As Deborah Light, the visionary who donated the land for Promised Land Farm, once shared with me, “The intrinsic value of land and the diverse species that inhabit the land, both plant and animal, macro life forms and microbial life, is based on something much greater, more expansive than best use or market fluctuations.” It’s a sentiment that has resonated deeply with me, guiding my work and shaping my understanding of what it means to be a true custodian of the land.

In my daily interactions with the beech tree that embraces our farm shop, I’m constantly reminded of the interconnectedness of all things. Its roots, stretching deep beneath the soil, are a tangible representation of the unseen world that sustains us. As the British author-adventurer Robert MacFarlane eloquently put it, “You must imagine the ground almost as a mirror-line, because a tree’s subterranean root system can spread nearly as wide as its aerial crown.”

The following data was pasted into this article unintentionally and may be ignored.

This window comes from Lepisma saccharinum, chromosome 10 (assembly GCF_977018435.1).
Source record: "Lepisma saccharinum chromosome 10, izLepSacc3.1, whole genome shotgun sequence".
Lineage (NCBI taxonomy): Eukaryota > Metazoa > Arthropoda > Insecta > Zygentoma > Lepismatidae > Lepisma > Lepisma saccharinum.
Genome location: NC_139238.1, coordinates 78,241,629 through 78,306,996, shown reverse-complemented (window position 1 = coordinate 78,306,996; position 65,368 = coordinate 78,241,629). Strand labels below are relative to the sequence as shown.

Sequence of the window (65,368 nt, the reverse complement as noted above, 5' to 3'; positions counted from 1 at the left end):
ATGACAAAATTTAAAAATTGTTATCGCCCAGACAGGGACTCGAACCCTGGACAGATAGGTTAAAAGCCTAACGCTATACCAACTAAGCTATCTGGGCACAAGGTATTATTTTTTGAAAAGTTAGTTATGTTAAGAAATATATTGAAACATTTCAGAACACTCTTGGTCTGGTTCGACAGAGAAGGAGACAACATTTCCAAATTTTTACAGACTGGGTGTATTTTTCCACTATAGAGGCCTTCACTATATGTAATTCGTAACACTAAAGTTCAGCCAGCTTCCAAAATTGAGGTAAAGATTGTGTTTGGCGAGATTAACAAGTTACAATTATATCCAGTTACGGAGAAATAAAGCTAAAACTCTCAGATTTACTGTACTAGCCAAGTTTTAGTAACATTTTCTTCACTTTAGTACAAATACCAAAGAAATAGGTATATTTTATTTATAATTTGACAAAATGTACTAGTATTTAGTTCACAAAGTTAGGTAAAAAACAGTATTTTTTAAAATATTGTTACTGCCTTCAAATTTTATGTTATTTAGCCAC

Navigating the Shifting Tides of Climate Change

In recent years, the implications of climate change have become impossible to ignore. The once-reliable patterns of weather and seasonal cycles have given way to a new reality, one marked by unpredictable storms, prolonged droughts, and a relentless assault on the delicate balance of our ecosystems.

As a farmer, I’ve had to adapt and evolve my practices to meet these challenges head-on. The impacts of climate change on soil health are a new frontier, with microbial communities shifting and nutrient cycles becoming more dynamic. Gone are the days of a simple “ABC” approach to nutrient management – now, we must be more precise, more deliberate, and more in tune with the ever-changing needs of our land.